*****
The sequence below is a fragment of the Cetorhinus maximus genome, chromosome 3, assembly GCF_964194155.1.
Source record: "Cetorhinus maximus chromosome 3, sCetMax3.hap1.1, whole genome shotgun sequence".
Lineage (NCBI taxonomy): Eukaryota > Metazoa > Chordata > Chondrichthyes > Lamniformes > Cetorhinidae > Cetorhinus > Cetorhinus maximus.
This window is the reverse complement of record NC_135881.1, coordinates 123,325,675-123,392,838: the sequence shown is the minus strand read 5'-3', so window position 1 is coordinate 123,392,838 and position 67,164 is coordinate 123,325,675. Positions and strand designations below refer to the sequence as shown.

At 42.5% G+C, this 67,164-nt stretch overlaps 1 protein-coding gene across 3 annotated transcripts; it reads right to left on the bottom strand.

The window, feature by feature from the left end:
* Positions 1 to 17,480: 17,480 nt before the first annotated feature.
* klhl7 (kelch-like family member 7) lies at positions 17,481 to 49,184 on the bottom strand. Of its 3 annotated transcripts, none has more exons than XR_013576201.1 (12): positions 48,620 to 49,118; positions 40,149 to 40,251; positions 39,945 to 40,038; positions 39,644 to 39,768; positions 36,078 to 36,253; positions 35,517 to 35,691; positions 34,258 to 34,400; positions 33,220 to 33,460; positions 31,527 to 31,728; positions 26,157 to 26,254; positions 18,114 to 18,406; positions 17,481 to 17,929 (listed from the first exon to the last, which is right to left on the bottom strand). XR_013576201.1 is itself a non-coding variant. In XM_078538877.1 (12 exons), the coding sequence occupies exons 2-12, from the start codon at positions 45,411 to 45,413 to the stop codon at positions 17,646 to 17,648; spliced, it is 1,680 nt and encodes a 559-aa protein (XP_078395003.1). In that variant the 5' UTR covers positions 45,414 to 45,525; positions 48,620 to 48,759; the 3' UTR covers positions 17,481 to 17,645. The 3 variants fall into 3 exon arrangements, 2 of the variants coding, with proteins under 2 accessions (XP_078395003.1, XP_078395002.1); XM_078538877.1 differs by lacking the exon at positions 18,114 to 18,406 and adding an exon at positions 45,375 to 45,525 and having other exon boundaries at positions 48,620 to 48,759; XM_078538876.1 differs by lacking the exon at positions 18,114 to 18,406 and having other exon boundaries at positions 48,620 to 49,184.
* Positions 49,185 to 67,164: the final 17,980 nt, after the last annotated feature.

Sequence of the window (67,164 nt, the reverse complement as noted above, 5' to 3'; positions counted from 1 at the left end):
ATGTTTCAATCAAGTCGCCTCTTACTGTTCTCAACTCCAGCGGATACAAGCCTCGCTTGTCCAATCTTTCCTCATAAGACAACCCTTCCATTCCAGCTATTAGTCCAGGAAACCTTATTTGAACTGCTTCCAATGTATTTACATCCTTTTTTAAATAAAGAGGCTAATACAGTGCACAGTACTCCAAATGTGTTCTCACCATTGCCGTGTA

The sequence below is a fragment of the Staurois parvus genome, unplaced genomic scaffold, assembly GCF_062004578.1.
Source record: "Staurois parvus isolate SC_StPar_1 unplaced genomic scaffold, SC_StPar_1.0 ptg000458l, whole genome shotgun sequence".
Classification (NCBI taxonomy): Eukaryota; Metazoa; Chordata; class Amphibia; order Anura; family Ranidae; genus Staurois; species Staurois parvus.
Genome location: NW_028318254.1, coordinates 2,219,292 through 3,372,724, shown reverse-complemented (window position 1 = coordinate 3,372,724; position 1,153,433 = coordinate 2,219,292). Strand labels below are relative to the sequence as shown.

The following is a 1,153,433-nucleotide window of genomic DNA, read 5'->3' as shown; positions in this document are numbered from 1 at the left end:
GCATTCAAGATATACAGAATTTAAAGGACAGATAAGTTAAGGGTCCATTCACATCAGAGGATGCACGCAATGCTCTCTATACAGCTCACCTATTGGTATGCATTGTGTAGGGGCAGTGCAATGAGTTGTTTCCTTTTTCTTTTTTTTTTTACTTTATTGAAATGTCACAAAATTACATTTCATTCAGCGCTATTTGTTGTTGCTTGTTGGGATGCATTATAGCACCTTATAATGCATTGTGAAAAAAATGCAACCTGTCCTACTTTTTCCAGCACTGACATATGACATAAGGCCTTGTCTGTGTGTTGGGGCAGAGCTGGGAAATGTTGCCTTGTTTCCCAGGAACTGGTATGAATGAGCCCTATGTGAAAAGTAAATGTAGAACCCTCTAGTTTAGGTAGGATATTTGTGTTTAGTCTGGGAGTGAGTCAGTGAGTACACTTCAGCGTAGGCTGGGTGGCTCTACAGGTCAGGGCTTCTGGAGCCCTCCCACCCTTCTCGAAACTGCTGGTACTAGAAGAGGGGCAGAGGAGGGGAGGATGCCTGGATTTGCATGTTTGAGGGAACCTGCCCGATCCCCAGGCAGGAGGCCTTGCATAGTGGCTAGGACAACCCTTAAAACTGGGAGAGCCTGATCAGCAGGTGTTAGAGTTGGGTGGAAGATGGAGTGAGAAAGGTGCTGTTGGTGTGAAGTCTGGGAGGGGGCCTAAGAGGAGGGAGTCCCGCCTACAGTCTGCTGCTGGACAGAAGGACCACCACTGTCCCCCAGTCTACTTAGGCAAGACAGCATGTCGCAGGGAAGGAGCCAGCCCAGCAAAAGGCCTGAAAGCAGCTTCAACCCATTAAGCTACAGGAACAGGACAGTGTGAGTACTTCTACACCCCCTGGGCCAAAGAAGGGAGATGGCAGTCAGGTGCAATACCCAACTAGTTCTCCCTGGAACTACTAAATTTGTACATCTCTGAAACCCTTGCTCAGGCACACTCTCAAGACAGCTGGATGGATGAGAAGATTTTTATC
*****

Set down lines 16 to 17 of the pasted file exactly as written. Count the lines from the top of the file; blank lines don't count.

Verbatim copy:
The following is a 1,153,433-nucleotide window of genomic DNA, read 5'->3' as shown; positions in this document are numbered from 1 at the left end:
GCATTCAAGATATACAGAATTTAAAGGACAGATAAGTTAAGGGTCCATTCACATCAGAGGATGCACGCAATGCTCTCTATACAGCTCACCTATTGGTATGCATTGTGTAGGGGCAGTGCAATGAGTTGTTTCCTTTTTCTTTTTTTTTTTACTTTATTGAAATGTCACAAAATTACATTTCATTCAGCGCTATTTGTTGTTGCTTGTTGGGATGCATTATAGCACCTTATAATGCATTGTGAAAAAAATGCAACCTGTCCTACTTTTTCCAGCACTGACATATGACATAAGGCCTTGTCTGTGTGTTGGGGCAGAGCTGGGAAATGTTGCCTTGTTTCCCAGGAACTGGTATGAATGAGCCCTATGTGAAAAGTAAATGTAGAACCCTCTAGTTTAGGTAGGATATTTGTGTTTAGTCTGGGAGTGAGTCAGTGAGTACACTTCAGCGTAGGCTGGGTGGCTCTACAGGTCAGGGCTTCTGGAGCCCTCCCACCCTTCTCGAAACTGCTGGTACTAGAAGAGGGGCAGAGGAGGGGAGGATGCCTGGATTTGCATGTTTGAGGGAACCTGCCCGATCCCCAGGCAGGAGGCCTTGCATAGTGGCTAGGACAACCCTTAAAACTGGGAGAGCCTGATCAGCAGGTGTTAGAGTTGGGTGGAAGATGGAGTGAGAAAGGTGCTGTTGGTGTGAAGTCTGGGAGGGGGCCTAAGAGGAGGGAGTCCCGCCTACAGTCTGCTGCTGGACAGAAGGACCACCACTGTCCCCCAGTCTACTTAGGCAAGACAGCATGTCGCAGGGAAGGAGCCAGCCCAGCAAAAGGCCTGAAAGCAGCTTCAACCCATTAAGCTACAGGAACAGGACAGTGTGAGTACTTCTACACCCCCTGGGCCAAAGAAGGGAGATGGCAGTCAGGTGCAATACCCAACTAGTTCTCCCTGGAACTACTAAATTTGTACATCTCTGAAACCCTTGCTCAGGCACACTCTCAAGACAGCTGGATGGATGAGAAGATTTTTATC